Investors Scrutinizing the Regulators

Home Page


Securities Regulation In CanadA

Fox Guarding the Hen House


What is CIBC division doing to protect clients?
Three brokers barred in past month. Reader complains adviser gave his daughter 'totally inappropriate' financial guidance



Saturday, July 17, 2004


Three brokers barred in past month. Reader complains adviser gave his daughter 'totally inappropriate' financial guidance

What on earth is going on at CIBC World Markets?

In case you missed it, the company had yet another ex-broker barred for life from the securities industry this week, one Robert Binnington of Hamilton, Ont., for misappropriating $1.2 million (U.S.) and $410,000 Canadian from three clients.

For those keeping score, that's three lifetime bans in a month in three different cities for CIBC, which must be some kind of record for a Canadian brokerage.

Joining Mr. Binnington in the CIBC hall of shame are Alex Gurion of the North York, Ont., branch, who cheated a 90-year-old customer out of $350,000 before moving to Moscow in 2001, and Montreal's Harry Migirdic, who had some of his clients guaranteeing the trading losses of complete strangers (among them, Migirdic's 73-year-old uncle in Turkey) before being terminated in 2001.

You really have to wonder what sort of internal supervision the CIBC has - or had - for employees to feel they could get away with this sort of deceit.

If I was a client, I'd sure like to hear that measures have been taken to tighten the auditing and ensure clients are better protected.

Unfortunately, the CIBC isn't talking. When invited to comment this week by The Gazette, it declined.

Transgressions that lead to lifetime suspensions from the securities industry clearly are an exception, but there's an awful lot of supposedly by-the-book transacting that is also ethically questionable.

For instance, following The Gazette's report on Migirdic's lifetime ban from the Investment Dealers Association of Canada, a semi-retired businessman called to relate his experience with his brokerage.

It differed from the cases in the headlines because there was no actual malfeasance, but it raises serious questions about whose interests really are top priority.

In this particular case, the man, now 86, had structured a portfolio of investments for a 58-year-old daughter living in another city. She'd never shown any interest in finance and was prone to impulse spending, he said.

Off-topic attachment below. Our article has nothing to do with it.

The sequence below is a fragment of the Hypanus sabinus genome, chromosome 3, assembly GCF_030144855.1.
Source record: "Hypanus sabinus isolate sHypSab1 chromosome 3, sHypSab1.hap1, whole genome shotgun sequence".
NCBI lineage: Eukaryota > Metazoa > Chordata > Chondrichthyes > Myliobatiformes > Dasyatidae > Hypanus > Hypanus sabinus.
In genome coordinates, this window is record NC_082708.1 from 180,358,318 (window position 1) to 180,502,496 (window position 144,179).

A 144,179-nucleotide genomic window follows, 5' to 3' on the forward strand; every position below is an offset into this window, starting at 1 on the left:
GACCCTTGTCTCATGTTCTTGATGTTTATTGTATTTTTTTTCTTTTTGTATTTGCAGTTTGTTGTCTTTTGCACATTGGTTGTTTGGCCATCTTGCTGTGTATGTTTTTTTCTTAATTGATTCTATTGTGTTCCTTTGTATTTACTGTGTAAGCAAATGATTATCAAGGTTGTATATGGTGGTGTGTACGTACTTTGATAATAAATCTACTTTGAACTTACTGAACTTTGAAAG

Her nest egg, begun as a private pension plan, consisted entirely of long-term bonds with staggered maturities totalling almost $500,000.

Because of his advanced age, the father decided it was time to fold the plan and transfer the investments into her RRSP.

Shortly after, the broker who had been managing the account locally for years called the daughter directly and convinced her it would be a good idea to sell $100,000 worth of provincial bonds and buy mutual funds instead. The bonds had an annual yield of more than five per cent.

Wonder if he mentioned the $5,000 commission on the sale, or the ongoing trailer fees?

"Financial advisers eat what they kill. There was no ongoing service fee for the bonds," investor-rights advocate Joe Killoran observed when apprised of the case.

Killoran wasn't surprised by the details. He said a lot goes on in the financial-services industry that people never hear about; negotiated settlements often come with a gag order that keeps things confidential.

"They don't want everyone to hear about it," he said. "It's just part of the cost of doing business now. It's all dollars and cents today, not quality of business."

The father who called The Gazette found out about the investment switch only because the financial statements were mistakenly sent to his home.

Given his daughter's lack of investment knowledge and the risk attached to mutual funds, they were "totally inappropriate" for her, he said, and he'd said so to the broker before the purchase. "The idea was to ensure her income. Now, she is gambling."

When he called the broker to complain, he said he was told it was her account and that he no longer had power-of-attorney over it.

He's been worried sick about it since, and feels thoroughly betrayed by the broker, someone he'd dealt for years.

What company does this broker work for? Guess.

"CIBC must assume responsibility for the fraud.
For more information

(click on picture)